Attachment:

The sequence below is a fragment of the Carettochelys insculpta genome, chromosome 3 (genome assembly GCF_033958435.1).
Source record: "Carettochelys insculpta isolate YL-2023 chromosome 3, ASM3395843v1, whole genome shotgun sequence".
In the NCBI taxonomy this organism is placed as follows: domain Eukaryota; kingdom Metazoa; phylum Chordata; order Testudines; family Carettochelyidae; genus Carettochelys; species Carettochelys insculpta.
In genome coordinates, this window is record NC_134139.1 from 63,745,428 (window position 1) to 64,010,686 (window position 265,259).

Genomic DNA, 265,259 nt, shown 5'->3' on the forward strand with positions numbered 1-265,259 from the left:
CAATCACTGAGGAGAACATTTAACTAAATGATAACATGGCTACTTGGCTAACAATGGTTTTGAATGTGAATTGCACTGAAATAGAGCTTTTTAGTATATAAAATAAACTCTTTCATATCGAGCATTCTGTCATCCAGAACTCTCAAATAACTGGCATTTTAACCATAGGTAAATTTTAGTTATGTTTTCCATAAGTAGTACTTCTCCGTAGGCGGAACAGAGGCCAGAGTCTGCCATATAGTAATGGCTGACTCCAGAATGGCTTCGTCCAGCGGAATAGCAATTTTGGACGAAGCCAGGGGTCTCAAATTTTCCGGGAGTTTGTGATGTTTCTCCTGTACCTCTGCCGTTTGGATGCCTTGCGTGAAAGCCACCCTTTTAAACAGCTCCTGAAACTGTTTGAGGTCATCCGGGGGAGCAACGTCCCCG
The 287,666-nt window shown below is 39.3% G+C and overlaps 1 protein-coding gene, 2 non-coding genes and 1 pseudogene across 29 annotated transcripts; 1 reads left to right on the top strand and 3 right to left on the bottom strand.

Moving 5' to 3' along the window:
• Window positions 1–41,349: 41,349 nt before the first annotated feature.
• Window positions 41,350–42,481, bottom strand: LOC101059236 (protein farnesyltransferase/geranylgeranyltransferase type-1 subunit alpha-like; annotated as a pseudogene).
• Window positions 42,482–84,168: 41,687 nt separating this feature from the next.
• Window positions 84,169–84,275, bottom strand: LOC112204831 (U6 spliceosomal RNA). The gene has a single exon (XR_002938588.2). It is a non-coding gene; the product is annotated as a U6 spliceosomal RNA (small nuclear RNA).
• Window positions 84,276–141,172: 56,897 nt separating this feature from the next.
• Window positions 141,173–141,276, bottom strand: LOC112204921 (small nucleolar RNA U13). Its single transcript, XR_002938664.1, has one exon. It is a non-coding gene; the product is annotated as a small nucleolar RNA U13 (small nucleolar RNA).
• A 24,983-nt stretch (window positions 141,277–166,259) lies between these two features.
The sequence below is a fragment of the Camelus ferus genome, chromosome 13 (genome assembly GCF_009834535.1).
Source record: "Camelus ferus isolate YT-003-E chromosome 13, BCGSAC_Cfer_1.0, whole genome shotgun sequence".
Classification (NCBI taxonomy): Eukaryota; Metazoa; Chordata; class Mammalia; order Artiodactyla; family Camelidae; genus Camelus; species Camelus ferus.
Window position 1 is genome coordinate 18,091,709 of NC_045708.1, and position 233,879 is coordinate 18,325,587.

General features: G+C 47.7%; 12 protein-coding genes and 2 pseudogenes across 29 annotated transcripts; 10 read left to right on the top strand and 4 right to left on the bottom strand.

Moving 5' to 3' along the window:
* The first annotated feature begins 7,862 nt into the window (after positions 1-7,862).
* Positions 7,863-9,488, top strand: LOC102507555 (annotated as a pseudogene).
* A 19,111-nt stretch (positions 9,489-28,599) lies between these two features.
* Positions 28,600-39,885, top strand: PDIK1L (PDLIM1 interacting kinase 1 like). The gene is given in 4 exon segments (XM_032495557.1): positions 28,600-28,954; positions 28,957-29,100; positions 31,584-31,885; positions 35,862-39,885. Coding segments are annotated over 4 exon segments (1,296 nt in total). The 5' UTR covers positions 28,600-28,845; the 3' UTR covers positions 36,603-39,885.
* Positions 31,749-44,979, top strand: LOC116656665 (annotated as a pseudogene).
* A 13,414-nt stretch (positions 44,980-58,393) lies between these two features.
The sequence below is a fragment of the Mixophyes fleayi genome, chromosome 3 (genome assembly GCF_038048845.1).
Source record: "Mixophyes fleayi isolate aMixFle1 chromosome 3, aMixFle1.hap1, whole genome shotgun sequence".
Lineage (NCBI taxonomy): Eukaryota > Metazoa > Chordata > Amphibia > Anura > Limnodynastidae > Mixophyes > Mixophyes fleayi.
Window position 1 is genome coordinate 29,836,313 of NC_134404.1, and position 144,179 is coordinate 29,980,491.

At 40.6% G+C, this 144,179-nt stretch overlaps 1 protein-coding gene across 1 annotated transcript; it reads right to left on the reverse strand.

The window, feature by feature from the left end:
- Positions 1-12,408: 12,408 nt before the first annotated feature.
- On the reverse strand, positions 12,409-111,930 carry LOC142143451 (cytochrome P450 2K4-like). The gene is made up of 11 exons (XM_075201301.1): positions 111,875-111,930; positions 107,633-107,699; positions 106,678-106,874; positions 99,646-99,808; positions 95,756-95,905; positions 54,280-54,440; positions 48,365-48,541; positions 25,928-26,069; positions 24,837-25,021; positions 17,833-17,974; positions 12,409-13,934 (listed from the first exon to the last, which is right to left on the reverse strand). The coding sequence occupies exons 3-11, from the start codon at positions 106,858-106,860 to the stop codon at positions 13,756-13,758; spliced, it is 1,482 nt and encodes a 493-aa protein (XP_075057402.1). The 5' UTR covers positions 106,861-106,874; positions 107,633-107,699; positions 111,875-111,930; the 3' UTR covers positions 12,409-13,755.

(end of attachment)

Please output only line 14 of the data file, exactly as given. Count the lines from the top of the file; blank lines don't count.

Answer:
• Window positions 141,173–141,276, bottom strand: LOC112204921 (small nucleolar RNA U13). Its single transcript, XR_002938664.1, has one exon. It is a non-coding gene; the product is annotated as a small nucleolar RNA U13 (small nucleolar RNA).